Few companies take the pricing option seriously these days: the alternatives have become more attractive. First, firms recognise that central banks are independent and are unlikely to tolerate persistent price increases. This is no miracle but, rather, a recognition that the world has changed: independent central banks have fewer incentives to debauch the currency than governments had in the past and, therefore, companies have to think carefully before they attempt to pursue a strategy of price increases.

Second, companies are facing a more competitive world than before, largely a reflection of the effects of information technology. In the old days, companies lived the life of luxury, ensconced in domestic oligopolies, and were able, collectively, to push prices up in the event of an unwelcome cost shock. The greater flow of information around the world means that companies now face much more actual and potential competition in the markets in which they operate. In this sense, we've seen a shift towards the perfectly-competitive world beloved of textbooks: company pricing power is competitively off limits.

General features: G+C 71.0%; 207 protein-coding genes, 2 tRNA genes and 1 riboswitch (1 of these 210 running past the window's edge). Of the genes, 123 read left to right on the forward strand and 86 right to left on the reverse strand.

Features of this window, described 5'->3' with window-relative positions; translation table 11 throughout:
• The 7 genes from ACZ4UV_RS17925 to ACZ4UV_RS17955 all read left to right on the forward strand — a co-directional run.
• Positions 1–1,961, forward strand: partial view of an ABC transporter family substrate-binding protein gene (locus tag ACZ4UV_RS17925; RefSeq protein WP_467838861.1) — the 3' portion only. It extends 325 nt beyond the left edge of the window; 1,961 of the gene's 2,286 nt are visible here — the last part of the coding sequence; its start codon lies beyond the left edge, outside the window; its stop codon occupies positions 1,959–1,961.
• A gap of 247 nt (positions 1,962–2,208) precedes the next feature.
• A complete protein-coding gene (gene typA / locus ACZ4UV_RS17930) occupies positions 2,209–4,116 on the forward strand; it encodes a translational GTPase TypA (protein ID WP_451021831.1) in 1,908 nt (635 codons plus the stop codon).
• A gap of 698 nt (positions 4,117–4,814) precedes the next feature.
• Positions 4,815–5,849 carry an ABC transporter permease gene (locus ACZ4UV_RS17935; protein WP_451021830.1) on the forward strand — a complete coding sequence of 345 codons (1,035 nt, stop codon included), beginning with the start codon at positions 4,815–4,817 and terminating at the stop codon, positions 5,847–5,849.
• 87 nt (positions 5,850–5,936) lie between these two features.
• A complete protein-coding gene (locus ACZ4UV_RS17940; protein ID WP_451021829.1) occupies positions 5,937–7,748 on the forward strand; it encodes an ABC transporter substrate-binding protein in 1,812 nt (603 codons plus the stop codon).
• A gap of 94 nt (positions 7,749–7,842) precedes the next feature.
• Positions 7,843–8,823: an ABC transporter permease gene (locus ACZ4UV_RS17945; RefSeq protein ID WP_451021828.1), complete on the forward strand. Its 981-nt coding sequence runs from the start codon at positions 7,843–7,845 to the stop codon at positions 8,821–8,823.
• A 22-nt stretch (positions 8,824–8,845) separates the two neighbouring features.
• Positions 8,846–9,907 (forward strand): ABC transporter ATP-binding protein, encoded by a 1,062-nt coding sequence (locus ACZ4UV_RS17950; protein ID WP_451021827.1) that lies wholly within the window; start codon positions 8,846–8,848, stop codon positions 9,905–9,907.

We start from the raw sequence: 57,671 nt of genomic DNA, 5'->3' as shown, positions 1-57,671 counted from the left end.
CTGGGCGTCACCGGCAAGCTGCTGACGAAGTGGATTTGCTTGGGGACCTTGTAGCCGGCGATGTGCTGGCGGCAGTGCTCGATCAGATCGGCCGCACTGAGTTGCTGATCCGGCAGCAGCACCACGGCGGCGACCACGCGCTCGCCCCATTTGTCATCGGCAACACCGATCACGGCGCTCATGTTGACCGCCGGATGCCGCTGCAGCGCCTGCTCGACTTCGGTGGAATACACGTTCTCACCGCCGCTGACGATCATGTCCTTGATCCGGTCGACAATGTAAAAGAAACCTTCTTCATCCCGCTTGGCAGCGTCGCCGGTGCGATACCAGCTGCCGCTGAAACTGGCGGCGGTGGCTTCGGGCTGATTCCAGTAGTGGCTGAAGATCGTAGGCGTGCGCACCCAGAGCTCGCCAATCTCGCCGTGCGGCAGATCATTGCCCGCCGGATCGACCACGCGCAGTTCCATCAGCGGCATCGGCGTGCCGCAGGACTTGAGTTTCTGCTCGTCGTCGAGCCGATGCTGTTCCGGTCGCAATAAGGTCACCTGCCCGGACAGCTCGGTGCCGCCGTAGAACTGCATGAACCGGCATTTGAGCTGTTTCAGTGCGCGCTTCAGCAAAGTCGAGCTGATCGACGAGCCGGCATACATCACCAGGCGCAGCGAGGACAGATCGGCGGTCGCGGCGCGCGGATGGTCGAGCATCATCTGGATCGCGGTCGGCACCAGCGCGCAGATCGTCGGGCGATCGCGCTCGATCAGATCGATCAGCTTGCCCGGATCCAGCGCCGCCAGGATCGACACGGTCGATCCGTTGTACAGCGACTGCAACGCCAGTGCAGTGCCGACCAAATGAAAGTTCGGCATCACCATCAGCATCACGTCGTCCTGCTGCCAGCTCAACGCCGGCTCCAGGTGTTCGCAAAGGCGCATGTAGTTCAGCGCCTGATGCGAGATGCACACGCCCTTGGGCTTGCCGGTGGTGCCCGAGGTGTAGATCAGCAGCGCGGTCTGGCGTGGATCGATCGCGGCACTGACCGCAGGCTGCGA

Third, the speed with which new technologies are coming through has enabled companies in some countries to extract productivity gains that have broadly offset the impact on costs of higher energy prices. This is particularly true in the US where company management has been swift to reorganise workplace practices. The left-hand chart shows this story very clearly. Over the past three years, the period in which energy prices have been rising swiftly, the US has experienced a remarkable surge in corporate productivity. Recent gains have been even faster than in the late-1990s, when the US was supposedly enjoying its productivity miracle.